The Push For Home Ownership
|"Single buyers will be able to save up 3 years faster with the new lifetime ISA"|
A push for home ownership but at what price?
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Housing was by no means the headline of the Chancellors sixth Budget, but there were a few things, namely clarification on the stamp duty surcharge; change to capital gains tax; an improved savings scheme which will help first time buyers and some changes to the planning system which should help to unblock new supply. But there is also the context of a riskier economic outlook for the UK to contend with as expectation of economic growth have been revised down and the Chancellor’s cocktail of risks is still on the menu.
The three per cent surcharge was never going to be revoked, but the Chancellors speech made things worse for large landlords while only making small concessions to those who temporarily found themselves with two houses. The Chancellor removed the exemption from the surcharge for bulk purchasers and corporates, so everyone has to pay stamp duty at the higher rate if they are buying a property in addition to their main residence.
That might seem like a detail but it is an important shi in direction for the policy. The exemption was presumed to be a nod from government to support larger landlords, notably the development of an institutionally backed professional rented sector.
By removing the exemption George Osborne revealed that the stamp duty charge is indeed fully part of the government’s push for home ownership, rather than a tool to try to encourage change in rental providers. But the Chancellor was willing to double the length of time that people moving have to reclaim the surcharge if they have been unable to sell their existing property and temporarily own two. Rather then just 18 months buyers now have three years. That gives greater flexibility for large refurbishments and those who have difficulty in selling in depressed markets.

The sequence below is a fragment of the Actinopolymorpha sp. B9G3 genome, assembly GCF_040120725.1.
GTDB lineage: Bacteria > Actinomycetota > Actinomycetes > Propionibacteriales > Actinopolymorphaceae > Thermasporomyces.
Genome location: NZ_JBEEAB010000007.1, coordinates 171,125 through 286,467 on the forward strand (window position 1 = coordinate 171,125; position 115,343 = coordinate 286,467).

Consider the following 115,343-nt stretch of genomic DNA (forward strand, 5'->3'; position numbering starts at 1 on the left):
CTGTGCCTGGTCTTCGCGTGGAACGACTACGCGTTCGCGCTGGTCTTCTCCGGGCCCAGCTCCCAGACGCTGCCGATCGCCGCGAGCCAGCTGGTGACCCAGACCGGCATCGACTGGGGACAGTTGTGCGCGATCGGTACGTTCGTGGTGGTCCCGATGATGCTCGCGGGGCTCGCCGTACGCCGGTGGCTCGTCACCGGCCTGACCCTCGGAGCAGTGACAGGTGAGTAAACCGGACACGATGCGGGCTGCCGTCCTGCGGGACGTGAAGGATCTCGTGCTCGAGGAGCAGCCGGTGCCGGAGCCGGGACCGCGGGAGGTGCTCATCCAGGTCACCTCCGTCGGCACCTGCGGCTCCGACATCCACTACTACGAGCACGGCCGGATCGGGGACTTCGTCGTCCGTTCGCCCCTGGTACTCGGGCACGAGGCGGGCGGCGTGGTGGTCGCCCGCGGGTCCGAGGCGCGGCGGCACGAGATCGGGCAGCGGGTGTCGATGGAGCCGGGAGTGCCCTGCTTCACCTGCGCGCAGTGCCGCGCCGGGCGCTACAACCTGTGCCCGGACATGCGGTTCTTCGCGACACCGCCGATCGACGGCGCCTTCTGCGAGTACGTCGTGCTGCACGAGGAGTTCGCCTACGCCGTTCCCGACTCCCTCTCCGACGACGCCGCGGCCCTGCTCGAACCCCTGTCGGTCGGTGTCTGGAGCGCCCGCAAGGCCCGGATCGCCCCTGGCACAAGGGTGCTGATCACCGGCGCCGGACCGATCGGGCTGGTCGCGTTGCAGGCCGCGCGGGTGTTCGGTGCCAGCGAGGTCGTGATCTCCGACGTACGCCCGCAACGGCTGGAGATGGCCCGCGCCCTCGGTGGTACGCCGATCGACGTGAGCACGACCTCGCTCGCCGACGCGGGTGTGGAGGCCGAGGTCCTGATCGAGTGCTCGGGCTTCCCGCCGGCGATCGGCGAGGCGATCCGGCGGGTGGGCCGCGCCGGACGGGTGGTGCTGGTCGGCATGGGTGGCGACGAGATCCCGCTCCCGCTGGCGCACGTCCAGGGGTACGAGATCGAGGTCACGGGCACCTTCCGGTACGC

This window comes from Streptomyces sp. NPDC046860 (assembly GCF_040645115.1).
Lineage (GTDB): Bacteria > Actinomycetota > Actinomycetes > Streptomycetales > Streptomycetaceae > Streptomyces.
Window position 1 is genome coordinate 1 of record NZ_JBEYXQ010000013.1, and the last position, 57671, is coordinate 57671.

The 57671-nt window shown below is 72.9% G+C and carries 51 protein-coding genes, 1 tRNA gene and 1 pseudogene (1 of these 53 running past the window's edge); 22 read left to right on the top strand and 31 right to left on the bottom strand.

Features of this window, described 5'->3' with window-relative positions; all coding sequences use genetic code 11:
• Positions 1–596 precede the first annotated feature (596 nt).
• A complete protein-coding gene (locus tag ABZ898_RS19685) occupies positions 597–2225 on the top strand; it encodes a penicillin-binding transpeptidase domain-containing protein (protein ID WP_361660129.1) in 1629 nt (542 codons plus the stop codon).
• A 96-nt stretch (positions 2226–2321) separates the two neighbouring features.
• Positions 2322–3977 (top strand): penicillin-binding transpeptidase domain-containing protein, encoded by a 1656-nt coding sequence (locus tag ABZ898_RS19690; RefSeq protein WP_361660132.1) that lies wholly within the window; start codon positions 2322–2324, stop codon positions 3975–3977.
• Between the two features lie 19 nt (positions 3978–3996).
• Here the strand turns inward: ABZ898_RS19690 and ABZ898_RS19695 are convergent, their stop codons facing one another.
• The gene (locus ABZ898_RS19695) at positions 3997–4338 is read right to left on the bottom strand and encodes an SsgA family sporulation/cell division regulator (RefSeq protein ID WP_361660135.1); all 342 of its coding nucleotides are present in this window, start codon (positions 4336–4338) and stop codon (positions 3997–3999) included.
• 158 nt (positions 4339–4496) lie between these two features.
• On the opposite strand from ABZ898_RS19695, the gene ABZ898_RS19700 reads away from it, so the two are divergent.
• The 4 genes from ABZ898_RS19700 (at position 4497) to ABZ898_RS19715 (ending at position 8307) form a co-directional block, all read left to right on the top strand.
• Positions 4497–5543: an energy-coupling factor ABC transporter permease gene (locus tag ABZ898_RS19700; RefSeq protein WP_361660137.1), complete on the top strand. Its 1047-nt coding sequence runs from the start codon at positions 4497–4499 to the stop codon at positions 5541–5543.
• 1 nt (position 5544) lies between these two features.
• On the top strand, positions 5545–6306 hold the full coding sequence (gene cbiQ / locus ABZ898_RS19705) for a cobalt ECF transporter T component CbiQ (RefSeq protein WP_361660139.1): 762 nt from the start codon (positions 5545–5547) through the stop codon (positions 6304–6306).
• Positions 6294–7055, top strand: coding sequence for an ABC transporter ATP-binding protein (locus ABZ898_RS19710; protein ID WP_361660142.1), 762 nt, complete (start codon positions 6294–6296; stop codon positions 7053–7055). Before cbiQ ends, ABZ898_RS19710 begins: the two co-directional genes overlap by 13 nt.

Capital Gains Tax
The Chancellor announced a cut in Capital Gains Tax (CGT) on all investments EXCEPT residential property and carried interest (money received by private equity and hedge fund managers). CGT is not charged on the sale of a main residence, only on second homes or investment property, but it is charged on second homes and investment property. From April 2016, the higher rate of CGT will be cut from 28% to 20% and the basic rate from 18% to 10%, but it will remain at the old rates for gains made on property.
The idea is to encourage more investment in business over property and it further reduces the incentive to invest in rented property, particularly with lower tax reliefs and wear and tear allowances coming up. This is another policy which leaves no doubt about the governments desire to shift investment away from property.
Planning has long been blamed for the slow reaction of new homes supply to demand. The Government is seeking to change this by trying to give greater certainty to developers in advance of making a formal planning application. In particular it is looking at a zonal and ‘red line’ approach where Local Authorities use their local plans to give a clearer indication of where development is acceptable in principle well in advance of a formal application. This comes on top of continued pressure on Local Authorities to reduce planning delays and to ensure they have a local plan in place by 2017.
The Government is still behind new garden towns and cities and will legislate to make it easier for local authorities to work together to achieve this, as well as looking at faster, clearer and fairer processes for compulsory purchase.
The new lifetime ISA (LISA) is significantly more generous than the existing Help to Buy ISA (H2B ISA) and should help new buyers save a deposit more quickly. There is a higher limit for yearly savings - £4000 v £2400 for the H2B ISA. And also no mention of a limit on the 25% government bonus for LISA whereas the H2B ISA is limited at £3000.
According to our research on the time it takes to save a deposit, this boost will mean single buyers will be able to save up three years faster in England & Wales and 19 years faster in London – a significant boost to affordability, especially if combined with a Help to Buy loan.
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